Shakespeare's Globe

RSS Hopetoun House, Edinburgh

The grounds of this extraordinary house seem to come out from the sea. One minute we were motoring through a small Scottish town and the next we were driving up a coastal road and turning into an extremely impressive estate drive. Suddenly this enormous house popped out from under the hill.

Transcript of Podcast

My good sweet mouse, I commend me heartily to you...

The grounds of this extraordinary house seem to come out from the sea. One minute we were motoring through a small Scottish town and the next we were driving up a coastal road and turning into an extremely impressive estate drive. Suddenly this enormous house popped out from under the hill. It looked like a painted façade. We have seen so many different grand houses on this tour. Hopetoun house is long and perfect, a wide, grey, stone Neo classical mansion . We should be wearing big French dresses, the type they wore at the time of the revolution. I am slightly desperate to walk down the front steps in a hooped skirt with a train hanging behind me.

Our dressing room is in the stables. It is always a joy and relief when there is enough room to do some stretches, and we aren’t changing on top of each other (or with snakes, or behind bars, or in an office, or a lecture theatre, or mock Edwardian nursery, or in a stationary trailer that ordinarily sells Indian curry). We each have our own dressing table to use. The way you prepare yourself before a show is a peculiar and personal ritual. I think Eliot and I are the most habitual. We are always to be seen walking alone at the back of where ever we are at the beginners call, doing our particular sequence of stretches (mine are silly really, but I don’t feel centred in the right way unless I do them).

On the first day, as we walked away from the grand house towards the stage, I realised that our set was around the west wing and down a slope in the middle of a clearing of an avenue leading away from the house. It was like a little secret world down there, and a mating nest for famous Scottish midges.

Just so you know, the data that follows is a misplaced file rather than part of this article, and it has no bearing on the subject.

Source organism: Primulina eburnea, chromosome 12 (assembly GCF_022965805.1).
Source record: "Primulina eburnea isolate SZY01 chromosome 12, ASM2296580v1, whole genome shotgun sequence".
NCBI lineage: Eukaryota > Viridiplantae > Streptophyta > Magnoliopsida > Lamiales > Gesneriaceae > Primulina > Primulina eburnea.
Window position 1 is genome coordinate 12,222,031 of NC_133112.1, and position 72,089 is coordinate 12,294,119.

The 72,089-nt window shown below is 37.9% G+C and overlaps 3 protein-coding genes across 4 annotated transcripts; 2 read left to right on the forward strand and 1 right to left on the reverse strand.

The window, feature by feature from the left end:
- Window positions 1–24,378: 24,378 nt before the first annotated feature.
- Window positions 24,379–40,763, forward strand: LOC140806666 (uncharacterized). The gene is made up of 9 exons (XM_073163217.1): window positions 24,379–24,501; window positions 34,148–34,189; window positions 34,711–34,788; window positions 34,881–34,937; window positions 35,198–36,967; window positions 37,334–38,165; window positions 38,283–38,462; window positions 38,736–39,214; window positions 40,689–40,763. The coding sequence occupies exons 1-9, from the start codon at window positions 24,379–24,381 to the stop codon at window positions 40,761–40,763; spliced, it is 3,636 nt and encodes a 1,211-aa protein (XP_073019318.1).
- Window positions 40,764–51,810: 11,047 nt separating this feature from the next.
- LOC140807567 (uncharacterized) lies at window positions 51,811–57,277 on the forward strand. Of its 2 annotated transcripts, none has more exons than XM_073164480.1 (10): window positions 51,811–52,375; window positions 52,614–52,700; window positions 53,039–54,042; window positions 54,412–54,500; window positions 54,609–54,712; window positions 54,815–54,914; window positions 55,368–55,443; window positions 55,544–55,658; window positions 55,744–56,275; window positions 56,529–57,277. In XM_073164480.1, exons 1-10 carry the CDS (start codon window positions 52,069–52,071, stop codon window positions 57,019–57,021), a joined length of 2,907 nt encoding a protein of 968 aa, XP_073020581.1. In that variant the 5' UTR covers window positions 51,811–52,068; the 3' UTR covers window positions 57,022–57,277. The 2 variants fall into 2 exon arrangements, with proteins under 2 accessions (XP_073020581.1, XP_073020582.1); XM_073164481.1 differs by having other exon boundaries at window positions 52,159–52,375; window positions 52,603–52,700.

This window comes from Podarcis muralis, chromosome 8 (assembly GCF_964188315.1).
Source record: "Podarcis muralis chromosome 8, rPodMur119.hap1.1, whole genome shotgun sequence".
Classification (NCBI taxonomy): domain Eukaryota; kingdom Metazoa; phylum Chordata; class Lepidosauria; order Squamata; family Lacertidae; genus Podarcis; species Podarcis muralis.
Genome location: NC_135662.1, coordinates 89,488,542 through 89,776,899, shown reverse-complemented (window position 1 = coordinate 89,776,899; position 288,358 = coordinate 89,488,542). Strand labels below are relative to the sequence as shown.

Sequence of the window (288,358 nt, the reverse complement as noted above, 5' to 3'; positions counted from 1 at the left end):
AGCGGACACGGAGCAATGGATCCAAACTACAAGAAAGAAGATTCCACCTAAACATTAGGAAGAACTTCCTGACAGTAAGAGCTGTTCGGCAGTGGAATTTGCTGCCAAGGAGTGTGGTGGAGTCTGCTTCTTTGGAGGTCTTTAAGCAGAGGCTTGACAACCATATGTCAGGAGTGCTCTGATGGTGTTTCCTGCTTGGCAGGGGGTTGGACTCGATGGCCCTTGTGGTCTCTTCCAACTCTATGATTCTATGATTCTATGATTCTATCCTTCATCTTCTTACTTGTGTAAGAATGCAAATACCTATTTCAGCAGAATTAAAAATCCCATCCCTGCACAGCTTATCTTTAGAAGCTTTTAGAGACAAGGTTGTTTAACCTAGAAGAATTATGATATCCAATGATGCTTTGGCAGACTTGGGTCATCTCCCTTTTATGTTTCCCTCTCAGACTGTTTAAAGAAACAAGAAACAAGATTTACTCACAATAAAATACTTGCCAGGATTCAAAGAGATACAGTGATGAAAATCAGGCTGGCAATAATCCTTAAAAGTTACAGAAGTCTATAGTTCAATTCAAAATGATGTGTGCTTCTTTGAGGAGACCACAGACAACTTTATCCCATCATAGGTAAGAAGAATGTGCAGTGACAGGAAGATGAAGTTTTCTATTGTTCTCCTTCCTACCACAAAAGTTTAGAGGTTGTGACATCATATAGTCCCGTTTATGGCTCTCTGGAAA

It seems a shame, to me, not to be performing within the embrace of the house. We could carry some of the ordered stones of the building into our world of Verona. It might help give the show a sense of the social enforcement and rigidity that keeps Juliet and Romeo imprisoned. I have come to love the security of a bit of building sheltering us. The solid backdrop infuses the production, but it also provides support for the sound because our voices bounce off it towards the audience. Here, in our clearing, there is an extraordinary and harrowing echo. When Richard cries out ‘Juliet’ in his death speech his voice flies around chasing the bats and causes the geese flying over to answer back!

We are coming to the end of what has been an epic run. We have had two matinee shows and a school visit (they were harsh critics!) and the papers in reviewing the production. We are almost dead; we have worked very hard in this beautiful but unrelenting space. And we are a long way from anywhere, even Edinburgh. I feel like we have run a marathon. I am very tearful and exhausted. We just have to get through the ‘get out’. The icy wind here has literally taken my breath away. I am really going to need the next couple of days to get my voice back and fight hard to stave off the cold that is trying to penetrate my bones.

… And so sweet mouse, farewell, and brook our long journey with patience,

Ellie Piercy

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